It's a shame, because she is an engaging and personable lecturer. Rated 5 out of 5 by cameronmds from Exactly what you would expect which is good! Professor Bedore has constructed an excellent course touching on most of the famous utopian and dystopian works of literature. She begins logically with Thomas More and his famous work 'Utopia' which spawned the entire field.

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By lecture 9, we are in the 20th century and begin examining the famous dystopian triad of Zamyatin, Huxley, and Orwell. Overall, the trajectory of the course is highly efficient. All of the major works are covered and, although, Professor Bedore is obviously quite socially progressive, her political statements make good sense in the context of her lectures on feminist utopian literature.

Ending with 'Black Mirror,' was also a nice note. I have a number of Great Courses in the areas of science, math, and history.

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The description for this course was intriguing. Although I had read only a few of the works, this had been so long ago I had forgotten - and maybe never completely grasped - their full meaning. Being outside my primary area of interest I took a chance in making the purchase. A pre-purchase concern was whether one could appreciate these works and the shared information without having been previously exposed to them.

This concern was unfounded as the instructor provides background and the primary often detailed storylines in her presentation. The material is well structured, the topics mesh, and the instructor's enthusiasm in the subject is infectious. Some reviewers complained about socialist, feminist, or LGBT overtones. I a non-liberal male find such complaints meaningless in terms of course definition. The title accurately describes content and the stories - like all good stories of this genre - are meant to be a thought provoking commentary on a society and its people.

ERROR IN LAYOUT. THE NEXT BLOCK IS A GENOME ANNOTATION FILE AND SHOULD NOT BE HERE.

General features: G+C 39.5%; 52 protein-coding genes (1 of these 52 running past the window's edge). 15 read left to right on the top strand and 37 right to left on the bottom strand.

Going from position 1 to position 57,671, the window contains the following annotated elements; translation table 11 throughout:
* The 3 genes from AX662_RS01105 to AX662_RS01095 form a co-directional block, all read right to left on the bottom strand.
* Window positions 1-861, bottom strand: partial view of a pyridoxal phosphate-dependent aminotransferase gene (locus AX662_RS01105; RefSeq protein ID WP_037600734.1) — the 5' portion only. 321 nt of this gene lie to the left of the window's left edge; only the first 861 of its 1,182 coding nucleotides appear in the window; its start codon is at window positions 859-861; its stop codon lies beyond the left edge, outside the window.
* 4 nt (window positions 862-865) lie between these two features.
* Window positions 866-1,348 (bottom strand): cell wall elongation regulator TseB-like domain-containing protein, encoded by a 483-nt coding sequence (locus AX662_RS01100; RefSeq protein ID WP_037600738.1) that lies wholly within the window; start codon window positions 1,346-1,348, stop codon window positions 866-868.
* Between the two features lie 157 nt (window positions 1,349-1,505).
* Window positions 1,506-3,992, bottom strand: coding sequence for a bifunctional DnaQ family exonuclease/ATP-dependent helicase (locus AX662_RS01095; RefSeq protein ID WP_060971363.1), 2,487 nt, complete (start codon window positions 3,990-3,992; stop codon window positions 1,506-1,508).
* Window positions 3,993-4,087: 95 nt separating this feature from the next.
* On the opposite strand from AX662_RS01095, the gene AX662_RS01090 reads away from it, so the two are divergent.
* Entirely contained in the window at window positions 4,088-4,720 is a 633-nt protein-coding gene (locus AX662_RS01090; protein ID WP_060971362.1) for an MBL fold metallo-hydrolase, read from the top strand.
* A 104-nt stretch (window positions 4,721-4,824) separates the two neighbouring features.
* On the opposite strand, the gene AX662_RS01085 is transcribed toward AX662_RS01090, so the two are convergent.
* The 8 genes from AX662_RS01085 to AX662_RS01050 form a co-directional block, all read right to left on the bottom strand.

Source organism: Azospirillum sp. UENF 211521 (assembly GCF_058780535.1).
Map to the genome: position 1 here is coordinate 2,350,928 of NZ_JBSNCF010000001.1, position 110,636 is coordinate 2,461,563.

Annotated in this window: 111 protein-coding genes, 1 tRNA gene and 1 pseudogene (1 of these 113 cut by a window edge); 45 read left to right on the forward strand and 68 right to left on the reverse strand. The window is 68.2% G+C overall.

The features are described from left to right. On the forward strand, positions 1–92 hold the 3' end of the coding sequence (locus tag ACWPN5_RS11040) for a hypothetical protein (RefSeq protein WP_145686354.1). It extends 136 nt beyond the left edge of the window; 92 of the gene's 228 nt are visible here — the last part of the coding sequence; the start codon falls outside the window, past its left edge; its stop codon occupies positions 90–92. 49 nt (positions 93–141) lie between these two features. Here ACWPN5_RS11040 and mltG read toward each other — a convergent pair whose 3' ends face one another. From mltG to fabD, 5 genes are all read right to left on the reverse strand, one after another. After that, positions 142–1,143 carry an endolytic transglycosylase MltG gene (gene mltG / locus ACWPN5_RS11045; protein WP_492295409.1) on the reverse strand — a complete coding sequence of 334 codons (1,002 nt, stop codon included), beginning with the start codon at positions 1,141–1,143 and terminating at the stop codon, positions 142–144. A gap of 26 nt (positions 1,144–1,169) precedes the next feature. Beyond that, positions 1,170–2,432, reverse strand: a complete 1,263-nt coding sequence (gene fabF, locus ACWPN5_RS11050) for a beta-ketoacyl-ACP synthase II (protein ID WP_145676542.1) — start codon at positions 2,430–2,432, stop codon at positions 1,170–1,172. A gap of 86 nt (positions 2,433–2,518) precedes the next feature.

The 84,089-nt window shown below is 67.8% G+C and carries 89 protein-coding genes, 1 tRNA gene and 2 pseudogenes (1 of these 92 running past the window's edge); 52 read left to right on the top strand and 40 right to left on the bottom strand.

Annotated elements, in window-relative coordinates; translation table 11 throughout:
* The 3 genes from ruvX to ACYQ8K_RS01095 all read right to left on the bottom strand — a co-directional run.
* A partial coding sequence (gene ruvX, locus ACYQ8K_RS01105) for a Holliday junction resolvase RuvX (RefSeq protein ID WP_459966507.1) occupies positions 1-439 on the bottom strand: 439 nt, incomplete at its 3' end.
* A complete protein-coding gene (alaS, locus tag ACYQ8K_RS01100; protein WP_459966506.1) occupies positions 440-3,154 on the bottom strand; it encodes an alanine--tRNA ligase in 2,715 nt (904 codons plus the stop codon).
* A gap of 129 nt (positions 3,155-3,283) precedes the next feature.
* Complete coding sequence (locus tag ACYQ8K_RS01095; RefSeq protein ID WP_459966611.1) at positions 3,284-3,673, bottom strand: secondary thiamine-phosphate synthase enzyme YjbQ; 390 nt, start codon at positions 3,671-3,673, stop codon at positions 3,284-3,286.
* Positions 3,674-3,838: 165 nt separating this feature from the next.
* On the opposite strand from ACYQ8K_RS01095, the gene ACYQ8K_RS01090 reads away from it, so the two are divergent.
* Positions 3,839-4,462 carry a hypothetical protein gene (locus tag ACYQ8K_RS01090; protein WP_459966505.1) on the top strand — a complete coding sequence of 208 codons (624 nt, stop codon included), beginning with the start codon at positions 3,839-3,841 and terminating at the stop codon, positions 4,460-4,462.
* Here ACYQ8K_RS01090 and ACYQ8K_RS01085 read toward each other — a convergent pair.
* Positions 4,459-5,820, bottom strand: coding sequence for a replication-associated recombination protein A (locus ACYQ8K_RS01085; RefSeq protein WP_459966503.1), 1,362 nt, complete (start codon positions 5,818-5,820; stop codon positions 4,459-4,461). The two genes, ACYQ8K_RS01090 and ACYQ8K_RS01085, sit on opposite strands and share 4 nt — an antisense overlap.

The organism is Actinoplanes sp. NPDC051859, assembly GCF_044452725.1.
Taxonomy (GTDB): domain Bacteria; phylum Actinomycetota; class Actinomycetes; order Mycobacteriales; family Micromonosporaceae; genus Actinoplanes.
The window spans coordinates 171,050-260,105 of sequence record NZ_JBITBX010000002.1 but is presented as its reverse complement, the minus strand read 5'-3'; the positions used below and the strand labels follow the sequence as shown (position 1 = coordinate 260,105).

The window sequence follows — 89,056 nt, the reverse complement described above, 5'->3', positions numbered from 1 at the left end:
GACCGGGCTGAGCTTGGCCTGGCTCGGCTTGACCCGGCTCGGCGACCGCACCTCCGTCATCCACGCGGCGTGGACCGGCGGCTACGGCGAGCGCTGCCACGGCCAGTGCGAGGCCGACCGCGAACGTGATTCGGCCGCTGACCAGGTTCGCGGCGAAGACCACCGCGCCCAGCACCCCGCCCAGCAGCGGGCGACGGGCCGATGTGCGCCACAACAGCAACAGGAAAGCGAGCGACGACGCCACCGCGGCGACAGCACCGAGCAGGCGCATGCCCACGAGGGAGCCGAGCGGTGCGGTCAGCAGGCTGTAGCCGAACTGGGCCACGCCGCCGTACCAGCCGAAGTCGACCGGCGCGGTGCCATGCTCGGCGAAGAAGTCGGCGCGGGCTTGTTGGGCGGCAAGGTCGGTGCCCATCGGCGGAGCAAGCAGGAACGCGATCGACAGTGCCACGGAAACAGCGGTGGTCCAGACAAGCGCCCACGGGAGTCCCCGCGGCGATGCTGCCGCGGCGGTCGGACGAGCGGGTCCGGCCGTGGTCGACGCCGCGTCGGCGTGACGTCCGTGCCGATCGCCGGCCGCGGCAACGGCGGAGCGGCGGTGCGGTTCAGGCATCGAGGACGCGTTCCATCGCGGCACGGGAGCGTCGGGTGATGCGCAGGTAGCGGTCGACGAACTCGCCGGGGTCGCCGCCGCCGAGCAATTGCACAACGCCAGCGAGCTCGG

Interpret is you will - that is the point! I first took the course about a year ago. There is much to digest in these lectures and they are so enjoyable that I have started the series again. Also I have a cousin just graduating from high school and bound for college. I will be purchasing the course as a gift for her.

Marek Oziewicz

The visual version is the one I have reviewed and the one I would recommend. Rated 3 out of 5 by bobster from Interesting material The lecturer's Valley Girl style is off putting I'm in my 70's and distracts from the material. Mannered expressions like "Okaaaay! Eric S. Robert Garland. Molly Worthen. Play Video. Thank You! This email already exists. All rights reserved.